|Publication number||US6823480 B1|
|Application number||US 09/669,215|
|Publication date||Nov 23, 2004|
|Filing date||Sep 25, 2000|
|Priority date||Dec 6, 1999|
|Also published as||CN1423874A, CN100456704C, DE60042528D1, EP1236307A2, EP1236307B1, WO2001041363A2, WO2001041363A3|
|Publication number||09669215, 669215, US 6823480 B1, US 6823480B1, US-B1-6823480, US6823480 B1, US6823480B1|
|Inventors||Larry Cecil Brown|
|Original Assignee||Thomson Licensing S.A.|
|Export Citation||BiBTeX, EndNote, RefMan|
|Patent Citations (11), Non-Patent Citations (6), Referenced by (5), Classifications (9), Legal Events (4)|
|External Links: USPTO, USPTO Assignment, Espacenet|
This is a non-provisional application of provisional application Ser. No. 60/169,132 by L. C. Brown, filed Dec. 6, 1999.
This invention concerns a system for use in an interactive bi-directional communication device such as a cable modem, computer, TV, VCR, or an associated peripheral device.
Home entertainment systems increasingly include both Personal Computer and television functions (PC/TV functions) involving multiple source and multiple destination communication. Such a system may receive data from satellite or terrestrial sources comprising High Definition Television (HDTV) broadcasts, Microwave Multi-point Distribution System (MMDS) broadcasts and Digital Video Broadcasts (DVB). Such a system may also provide high speed Internet access through a broadcast link or a coaxial link (e.g. cable TV lines) using a cable modem or via a telephone line link using an ADSL or ISDN (Asynchronous Digital Subscriber Line or Integrated Services Digital Network) compatible modem, for example. A home entertainment system may also communicate with local devices using different communication networks. Such local devices include Digital Video Disk (DVD), CDROM, VHS, and Digital VHS (DVHS™) type players, PCs, set top boxes and many other types of devices.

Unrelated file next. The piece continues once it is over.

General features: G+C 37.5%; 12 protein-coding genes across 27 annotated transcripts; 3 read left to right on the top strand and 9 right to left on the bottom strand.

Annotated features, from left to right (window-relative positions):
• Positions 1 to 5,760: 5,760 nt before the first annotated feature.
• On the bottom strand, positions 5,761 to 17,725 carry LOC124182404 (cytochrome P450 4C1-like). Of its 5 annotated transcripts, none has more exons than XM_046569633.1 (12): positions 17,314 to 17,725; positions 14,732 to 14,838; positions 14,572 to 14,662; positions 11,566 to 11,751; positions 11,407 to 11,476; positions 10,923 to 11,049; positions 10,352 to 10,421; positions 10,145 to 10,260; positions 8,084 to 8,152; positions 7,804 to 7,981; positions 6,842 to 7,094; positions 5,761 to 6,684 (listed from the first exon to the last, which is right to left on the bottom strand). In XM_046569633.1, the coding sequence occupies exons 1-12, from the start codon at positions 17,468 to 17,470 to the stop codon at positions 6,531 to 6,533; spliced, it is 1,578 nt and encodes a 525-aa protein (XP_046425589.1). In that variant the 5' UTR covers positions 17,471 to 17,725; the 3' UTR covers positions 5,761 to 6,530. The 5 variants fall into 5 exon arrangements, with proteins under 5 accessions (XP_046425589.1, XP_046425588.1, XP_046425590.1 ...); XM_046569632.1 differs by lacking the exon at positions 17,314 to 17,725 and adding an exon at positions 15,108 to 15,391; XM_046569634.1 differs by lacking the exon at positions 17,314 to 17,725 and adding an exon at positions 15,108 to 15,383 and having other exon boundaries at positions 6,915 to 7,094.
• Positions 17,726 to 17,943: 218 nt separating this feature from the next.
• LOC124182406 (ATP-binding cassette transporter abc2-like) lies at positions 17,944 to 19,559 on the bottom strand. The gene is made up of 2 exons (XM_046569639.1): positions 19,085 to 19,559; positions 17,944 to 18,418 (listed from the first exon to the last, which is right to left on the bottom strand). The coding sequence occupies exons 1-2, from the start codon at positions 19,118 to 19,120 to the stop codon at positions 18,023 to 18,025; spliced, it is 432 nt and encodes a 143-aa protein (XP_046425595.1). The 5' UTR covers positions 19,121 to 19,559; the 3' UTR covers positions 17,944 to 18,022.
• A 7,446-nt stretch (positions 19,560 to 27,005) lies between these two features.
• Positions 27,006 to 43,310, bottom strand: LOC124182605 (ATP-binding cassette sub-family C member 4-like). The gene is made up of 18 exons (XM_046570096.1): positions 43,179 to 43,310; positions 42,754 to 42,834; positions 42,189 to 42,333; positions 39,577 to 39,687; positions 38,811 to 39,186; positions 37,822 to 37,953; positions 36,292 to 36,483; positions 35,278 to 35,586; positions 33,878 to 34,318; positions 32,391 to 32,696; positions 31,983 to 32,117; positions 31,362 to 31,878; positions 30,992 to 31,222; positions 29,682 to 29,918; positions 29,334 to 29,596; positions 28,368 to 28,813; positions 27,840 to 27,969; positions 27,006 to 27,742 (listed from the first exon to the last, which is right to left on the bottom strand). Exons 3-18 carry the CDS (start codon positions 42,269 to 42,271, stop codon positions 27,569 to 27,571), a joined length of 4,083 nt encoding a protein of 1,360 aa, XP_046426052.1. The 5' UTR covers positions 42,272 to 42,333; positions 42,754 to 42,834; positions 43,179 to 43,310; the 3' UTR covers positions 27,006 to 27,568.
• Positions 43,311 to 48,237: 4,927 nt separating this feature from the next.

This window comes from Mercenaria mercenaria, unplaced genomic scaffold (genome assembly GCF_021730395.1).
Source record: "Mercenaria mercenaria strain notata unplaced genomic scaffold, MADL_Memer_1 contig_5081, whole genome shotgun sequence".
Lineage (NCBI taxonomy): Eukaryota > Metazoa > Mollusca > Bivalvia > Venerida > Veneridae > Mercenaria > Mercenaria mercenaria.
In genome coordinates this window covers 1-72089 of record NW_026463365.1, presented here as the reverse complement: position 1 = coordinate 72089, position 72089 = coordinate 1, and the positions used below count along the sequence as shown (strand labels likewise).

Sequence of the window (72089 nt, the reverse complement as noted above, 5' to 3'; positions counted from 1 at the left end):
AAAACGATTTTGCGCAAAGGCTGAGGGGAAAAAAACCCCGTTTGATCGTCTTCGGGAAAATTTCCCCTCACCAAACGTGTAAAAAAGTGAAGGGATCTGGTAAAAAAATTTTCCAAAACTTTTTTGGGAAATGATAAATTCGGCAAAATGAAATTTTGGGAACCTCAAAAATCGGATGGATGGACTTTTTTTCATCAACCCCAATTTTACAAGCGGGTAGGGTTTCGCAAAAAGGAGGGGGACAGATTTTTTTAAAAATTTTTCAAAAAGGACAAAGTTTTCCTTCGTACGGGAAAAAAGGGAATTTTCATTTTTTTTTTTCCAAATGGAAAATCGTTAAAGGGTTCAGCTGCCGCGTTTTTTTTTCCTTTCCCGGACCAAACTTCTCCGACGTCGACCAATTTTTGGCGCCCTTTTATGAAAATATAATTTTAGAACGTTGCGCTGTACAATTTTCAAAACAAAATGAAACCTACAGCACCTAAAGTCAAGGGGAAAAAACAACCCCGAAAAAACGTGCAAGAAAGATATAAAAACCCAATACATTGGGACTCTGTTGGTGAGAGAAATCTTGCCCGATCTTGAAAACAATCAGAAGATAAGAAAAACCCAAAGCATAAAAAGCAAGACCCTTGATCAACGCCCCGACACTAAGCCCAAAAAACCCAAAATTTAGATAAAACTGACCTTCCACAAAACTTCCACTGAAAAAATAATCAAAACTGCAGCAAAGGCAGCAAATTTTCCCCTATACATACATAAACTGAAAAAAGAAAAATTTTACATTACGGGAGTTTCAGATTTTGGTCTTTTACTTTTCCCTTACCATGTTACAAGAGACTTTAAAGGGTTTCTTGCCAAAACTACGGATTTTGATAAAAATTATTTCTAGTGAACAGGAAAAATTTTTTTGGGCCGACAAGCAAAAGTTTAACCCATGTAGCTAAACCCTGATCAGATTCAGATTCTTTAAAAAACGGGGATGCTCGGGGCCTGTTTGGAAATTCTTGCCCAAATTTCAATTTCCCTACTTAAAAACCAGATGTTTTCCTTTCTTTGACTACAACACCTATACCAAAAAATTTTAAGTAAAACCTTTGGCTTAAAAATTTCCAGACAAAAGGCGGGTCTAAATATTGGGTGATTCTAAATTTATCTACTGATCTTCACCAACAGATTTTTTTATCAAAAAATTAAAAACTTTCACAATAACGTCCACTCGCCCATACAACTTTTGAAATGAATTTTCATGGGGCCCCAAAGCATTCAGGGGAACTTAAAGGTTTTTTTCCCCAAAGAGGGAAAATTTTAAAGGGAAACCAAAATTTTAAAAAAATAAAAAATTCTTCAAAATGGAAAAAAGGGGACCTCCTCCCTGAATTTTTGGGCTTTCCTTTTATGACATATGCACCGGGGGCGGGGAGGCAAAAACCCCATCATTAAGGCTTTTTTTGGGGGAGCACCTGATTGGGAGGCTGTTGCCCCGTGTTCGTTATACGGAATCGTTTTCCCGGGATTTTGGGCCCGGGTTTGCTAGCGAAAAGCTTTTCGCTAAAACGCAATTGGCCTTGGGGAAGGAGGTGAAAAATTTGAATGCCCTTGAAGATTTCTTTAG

It is desirable for Internet compatible bi-directional communication systems that are used in conjunction with home entertainment systems to incorporate diagnostic capabilities sufficient to support in-home fault diagnosis and status identification. It is also desirable for cable and other modems and peripheral devices to support flexible information retrieval and interchange. These requirements and associated problems are addressed by a system according to the present invention.
Initialization (or other processing) functions in a communication device (e.g., a cable modem), are partitioned into a sequence of operational levels having corresponding status indications which are captured prior to a fault or other abnormal condition and retained during re-cycling of initialization for use in fault or operation analysis. In a modem performing a sequence of operations including groups of one or more individual operations (e.g. tuning, configuring etc.) having an associated status indication, a method is used for capturing an indication of system status. The method involves generating hierarchically ordered status indications reflecting the status of completion of sequentially performed groups of operations in which individual status indications are associated with corresponding groups of operations. The generated status indications are captured and retained following initiation of repetition of the groups of operations and are provided as identification of an attained operational status of the system for operation diagnosis (e.g., by display using LEDs).
In the drawing:
FIG. 1 shows a block diagram of a cable modem incorporating operational status diagnostic capability, according to the invention.
FIG. 2 presents a flowchart and description of operation of the FIG. 1 system during initialization, according to the invention.
FIG. 3 shows a cable modem start up sequence and associated visual indication mechanism, according to the invention.